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Gravwell is a simple game that is very ugly. The game is very hard to look at and the components are about as cheap as it comes. This is not a game you will want to look at and then play.
The game is open to non-gamers, gamers, and even families. The mechanics are simple, but there are decisions to make. Most of the decisions revolve around card play, so it will be familiar to most players. You can get screwed by the cards/other players, but it is the sort of game that you won't care too much about it.
It plays quick and after a couple of minutes the game becomes very intuitive. Even though I like the game, it isn't something I would want to play all the time. It can be a little frustrating. Some will not like going backwards on the track.
The game benefits from the ease of play and the quicker the better. It is not a game that you want to overstay its welcome. It isn't a much buy or a purchase I can recommend too much.
The components are subpar. Laughable even. This is sort of what I would expect from a cheap mass market game. Ok, I'm being a little harsh. The ships are bland, but have decent detail for a kids toy. The cards are very thin and are devoid of art work. The icons, letters, and numbers on the cards are very easy to read so perhaps functional and not cheap.
The board is bland, uses odd colors, and cheap looking. This is an ugly game.
The rule book is full color and has useful pictures. It is a little wordy for how easy the game is to play. It does a fine job of explaining the rules. The font is pretty small and there are a lot of words for such a simple game. The game does include a lot of variants so there is a lot of different ways to play the game.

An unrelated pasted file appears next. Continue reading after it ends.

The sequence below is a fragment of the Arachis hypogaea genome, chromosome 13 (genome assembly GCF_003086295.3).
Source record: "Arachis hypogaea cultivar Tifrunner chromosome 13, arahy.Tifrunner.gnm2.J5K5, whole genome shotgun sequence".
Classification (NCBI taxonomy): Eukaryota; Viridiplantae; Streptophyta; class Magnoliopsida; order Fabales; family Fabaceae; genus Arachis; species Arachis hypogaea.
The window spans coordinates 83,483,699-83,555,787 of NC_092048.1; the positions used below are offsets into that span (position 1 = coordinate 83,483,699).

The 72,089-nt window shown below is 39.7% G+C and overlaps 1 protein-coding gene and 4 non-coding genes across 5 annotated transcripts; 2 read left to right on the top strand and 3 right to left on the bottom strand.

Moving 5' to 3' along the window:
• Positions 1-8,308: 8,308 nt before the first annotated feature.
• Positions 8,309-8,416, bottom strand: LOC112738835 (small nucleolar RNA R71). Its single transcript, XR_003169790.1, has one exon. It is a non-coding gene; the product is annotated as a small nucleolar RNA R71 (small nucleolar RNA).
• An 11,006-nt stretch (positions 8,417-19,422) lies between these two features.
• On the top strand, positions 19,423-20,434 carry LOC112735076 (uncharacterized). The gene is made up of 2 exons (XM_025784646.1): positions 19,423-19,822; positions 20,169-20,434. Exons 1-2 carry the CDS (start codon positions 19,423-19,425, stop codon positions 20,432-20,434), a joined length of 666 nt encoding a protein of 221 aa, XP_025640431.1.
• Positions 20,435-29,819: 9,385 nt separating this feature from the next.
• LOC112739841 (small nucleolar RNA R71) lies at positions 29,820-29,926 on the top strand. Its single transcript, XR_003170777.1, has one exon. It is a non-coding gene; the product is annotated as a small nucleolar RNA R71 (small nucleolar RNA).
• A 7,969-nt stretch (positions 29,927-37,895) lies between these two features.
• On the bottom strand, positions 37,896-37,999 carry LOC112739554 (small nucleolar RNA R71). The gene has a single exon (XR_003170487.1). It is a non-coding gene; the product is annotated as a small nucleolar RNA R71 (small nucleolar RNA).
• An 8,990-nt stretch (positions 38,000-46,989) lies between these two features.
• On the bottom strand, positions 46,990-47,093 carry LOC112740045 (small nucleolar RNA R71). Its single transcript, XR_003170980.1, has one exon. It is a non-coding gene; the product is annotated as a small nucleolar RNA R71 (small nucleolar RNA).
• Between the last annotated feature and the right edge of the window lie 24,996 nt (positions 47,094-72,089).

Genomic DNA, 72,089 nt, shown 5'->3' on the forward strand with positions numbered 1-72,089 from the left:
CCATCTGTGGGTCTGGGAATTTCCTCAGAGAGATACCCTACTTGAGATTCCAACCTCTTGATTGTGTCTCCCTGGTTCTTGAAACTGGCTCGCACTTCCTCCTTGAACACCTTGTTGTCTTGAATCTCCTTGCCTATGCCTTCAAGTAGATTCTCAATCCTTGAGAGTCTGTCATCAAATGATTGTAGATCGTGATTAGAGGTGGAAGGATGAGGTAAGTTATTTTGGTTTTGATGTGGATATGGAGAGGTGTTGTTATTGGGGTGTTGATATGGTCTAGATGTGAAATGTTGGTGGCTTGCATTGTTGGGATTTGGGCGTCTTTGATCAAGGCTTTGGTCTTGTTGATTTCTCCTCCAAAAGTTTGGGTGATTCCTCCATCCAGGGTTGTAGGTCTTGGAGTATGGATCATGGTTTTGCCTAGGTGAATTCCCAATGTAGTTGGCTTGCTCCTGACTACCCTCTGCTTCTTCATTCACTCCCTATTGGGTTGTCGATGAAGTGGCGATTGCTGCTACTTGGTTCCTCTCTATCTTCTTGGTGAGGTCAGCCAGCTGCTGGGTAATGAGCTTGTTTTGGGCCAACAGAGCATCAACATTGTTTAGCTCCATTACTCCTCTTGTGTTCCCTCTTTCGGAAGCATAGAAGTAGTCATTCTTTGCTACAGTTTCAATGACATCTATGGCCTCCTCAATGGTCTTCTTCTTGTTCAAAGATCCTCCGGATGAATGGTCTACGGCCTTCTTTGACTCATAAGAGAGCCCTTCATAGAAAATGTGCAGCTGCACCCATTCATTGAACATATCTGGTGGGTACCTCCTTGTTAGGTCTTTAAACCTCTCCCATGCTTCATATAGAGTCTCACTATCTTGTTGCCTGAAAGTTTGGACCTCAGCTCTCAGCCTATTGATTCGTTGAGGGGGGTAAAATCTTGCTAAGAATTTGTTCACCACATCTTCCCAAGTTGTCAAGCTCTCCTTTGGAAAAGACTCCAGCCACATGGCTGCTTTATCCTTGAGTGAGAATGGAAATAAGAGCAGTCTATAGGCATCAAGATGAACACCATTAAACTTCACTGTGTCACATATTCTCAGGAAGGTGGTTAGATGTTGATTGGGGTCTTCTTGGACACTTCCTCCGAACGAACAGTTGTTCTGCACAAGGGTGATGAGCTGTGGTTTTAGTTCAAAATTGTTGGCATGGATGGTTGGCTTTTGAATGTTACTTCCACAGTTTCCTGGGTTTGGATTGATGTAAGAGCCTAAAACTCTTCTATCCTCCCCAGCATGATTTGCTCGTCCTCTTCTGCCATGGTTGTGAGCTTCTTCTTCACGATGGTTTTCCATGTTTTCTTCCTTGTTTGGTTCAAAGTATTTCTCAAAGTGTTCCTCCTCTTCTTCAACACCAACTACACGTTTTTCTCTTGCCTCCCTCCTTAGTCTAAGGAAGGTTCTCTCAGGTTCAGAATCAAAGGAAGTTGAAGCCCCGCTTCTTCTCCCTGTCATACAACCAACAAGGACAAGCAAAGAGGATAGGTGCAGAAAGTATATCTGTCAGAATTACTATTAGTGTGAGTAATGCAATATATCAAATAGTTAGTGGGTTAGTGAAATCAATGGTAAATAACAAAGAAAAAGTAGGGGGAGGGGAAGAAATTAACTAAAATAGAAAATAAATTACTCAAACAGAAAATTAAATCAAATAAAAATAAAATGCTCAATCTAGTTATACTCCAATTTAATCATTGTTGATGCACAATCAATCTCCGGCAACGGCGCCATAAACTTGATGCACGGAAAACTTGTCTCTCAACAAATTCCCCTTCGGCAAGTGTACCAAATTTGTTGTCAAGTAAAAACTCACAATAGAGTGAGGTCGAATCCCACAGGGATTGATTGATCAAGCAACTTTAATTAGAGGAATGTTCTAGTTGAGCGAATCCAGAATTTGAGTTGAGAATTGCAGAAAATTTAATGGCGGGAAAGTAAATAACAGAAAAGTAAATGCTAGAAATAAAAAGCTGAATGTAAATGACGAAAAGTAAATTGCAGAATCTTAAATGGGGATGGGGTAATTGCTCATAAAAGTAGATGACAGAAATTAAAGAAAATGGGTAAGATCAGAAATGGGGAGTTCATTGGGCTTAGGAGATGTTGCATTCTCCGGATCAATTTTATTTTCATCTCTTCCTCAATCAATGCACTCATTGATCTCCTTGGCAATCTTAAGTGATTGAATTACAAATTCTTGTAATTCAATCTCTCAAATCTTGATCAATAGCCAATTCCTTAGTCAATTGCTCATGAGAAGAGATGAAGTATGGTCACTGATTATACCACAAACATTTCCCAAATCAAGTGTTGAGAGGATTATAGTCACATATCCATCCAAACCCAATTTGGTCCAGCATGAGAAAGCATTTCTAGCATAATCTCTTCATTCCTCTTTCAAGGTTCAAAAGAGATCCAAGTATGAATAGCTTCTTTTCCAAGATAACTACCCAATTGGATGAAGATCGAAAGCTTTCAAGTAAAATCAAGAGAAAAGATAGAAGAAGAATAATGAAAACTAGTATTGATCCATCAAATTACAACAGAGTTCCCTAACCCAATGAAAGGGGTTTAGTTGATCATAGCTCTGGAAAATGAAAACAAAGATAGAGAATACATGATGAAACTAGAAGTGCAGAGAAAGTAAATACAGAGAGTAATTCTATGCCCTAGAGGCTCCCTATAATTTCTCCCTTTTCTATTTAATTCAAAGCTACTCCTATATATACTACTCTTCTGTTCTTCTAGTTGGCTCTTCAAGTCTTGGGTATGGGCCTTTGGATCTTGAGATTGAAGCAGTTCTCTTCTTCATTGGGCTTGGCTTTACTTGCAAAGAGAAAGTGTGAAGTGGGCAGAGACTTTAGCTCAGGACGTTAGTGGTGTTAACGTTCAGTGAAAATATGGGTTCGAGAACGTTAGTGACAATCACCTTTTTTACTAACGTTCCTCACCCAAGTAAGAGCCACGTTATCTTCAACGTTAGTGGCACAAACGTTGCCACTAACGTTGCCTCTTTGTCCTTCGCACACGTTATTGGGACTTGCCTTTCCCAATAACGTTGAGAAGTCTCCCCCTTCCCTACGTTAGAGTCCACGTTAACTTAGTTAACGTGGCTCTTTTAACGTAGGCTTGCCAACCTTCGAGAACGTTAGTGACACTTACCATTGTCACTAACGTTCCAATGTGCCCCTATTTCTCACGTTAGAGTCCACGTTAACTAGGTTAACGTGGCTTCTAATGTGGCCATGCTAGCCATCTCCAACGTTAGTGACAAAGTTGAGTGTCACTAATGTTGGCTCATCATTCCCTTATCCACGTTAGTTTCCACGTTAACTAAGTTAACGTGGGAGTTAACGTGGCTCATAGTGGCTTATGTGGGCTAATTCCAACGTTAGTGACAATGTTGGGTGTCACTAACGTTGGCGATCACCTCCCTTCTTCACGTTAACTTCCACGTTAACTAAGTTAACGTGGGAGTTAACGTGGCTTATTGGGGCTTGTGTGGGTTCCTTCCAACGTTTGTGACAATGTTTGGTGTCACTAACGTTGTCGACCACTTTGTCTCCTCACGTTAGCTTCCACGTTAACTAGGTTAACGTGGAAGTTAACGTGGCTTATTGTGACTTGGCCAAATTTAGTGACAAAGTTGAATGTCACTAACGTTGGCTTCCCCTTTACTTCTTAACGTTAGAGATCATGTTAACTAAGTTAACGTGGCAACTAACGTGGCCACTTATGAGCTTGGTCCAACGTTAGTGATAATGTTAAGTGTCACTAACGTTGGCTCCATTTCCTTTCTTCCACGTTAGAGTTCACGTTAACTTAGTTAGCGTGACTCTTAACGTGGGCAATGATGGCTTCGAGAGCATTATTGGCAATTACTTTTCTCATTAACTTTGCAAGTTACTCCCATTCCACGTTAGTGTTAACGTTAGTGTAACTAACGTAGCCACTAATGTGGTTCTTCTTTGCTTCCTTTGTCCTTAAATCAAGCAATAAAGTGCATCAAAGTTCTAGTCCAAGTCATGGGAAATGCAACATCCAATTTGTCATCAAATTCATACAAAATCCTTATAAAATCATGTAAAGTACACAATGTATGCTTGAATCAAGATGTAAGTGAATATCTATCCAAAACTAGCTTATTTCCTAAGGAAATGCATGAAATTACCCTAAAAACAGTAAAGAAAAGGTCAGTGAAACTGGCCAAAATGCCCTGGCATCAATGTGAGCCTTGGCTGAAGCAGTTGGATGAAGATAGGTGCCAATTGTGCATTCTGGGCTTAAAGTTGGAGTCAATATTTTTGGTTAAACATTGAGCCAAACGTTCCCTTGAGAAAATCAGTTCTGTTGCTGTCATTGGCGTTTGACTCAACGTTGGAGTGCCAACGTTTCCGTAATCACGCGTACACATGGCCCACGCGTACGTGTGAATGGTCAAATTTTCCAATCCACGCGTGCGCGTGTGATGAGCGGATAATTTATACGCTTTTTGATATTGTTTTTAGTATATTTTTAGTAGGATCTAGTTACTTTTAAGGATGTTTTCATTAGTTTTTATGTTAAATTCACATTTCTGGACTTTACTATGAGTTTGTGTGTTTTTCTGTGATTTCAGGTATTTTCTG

Flow of the Game:
The idea behind Gravwell is gravity. Gravity will make your ship move in direction you did not intend (which normally means backwards).
Gravwell is a race game to get to the warp first. The game revolves around these Fuel Cards that will make your ship move (forward and backwards).
The fuel cards have letters on them. When played, the players will activate in alphabetical order of the cards played. The number on the card is how many spaces on the board your ship will move. The trick with this game is you always move in the direction of the nearest ship (yep, even if that is backwards!).
There are a few action cards that change the rules a tad: some make you move in the opposite direction of the closet ship or another card that moves a ship closer to you (instead of you moving towards it).
This is the general idea behind the game. Let's shift towards a turn in the game.
The fuel cards are placed face down with a card face up on top. So when you choose a card, you get one you know and one you don't. Players will take turns choosing a stack of two cards (one face up and one face down).
Players will choose a card and reveal it at the same time. Keep in mind, you move towards the closest ship. Sometimes this means forward and sometimes this means backwards. Your ship will move erratically at times. If you want more control, you need to play a letter higher in the alphabet. Part of the fun comes from out guessing/thinking your opponents and using your hand of cards the best you can.
As an aside, there are some NPC ships that are on the board that do not move, but they do count towards the closest ship. Use these to your advantage.
Also, each player has an emergency stop card. This basically allows you to not play on e card after the cards are flipped. It can be very useful to get you out of a pinch. Use it wisely.
Overall, the game is a thinker. Drafting the cards and knowing when to use them is very important. Things can be a little erratic at times, but fun does appear.
Should I buy this Game?:
This is a fun little light game that you can play with your family or with a on gamer. The game is easy to pick up and play. There are some "gamer" mechanics involved, so it is not your usual mass market game, despite the game looking like one.
It can be a little frustrating and not something you will want to play all the time.
"You can spend all your time making money / Or you can spend all your love making time."
I love the frustrating aspect of it. Twice now, my friends and I have sat down and played it a handful of times in a row. I think of it as taking the best part of role-selection games - the actual role-selection - and getting rid of the rest. It's so quick and easy, which makes it even better.
But yes, the game is very ugly and cheap in appearance. However, I sort of expected it given the fairly low price despite what is not a small box.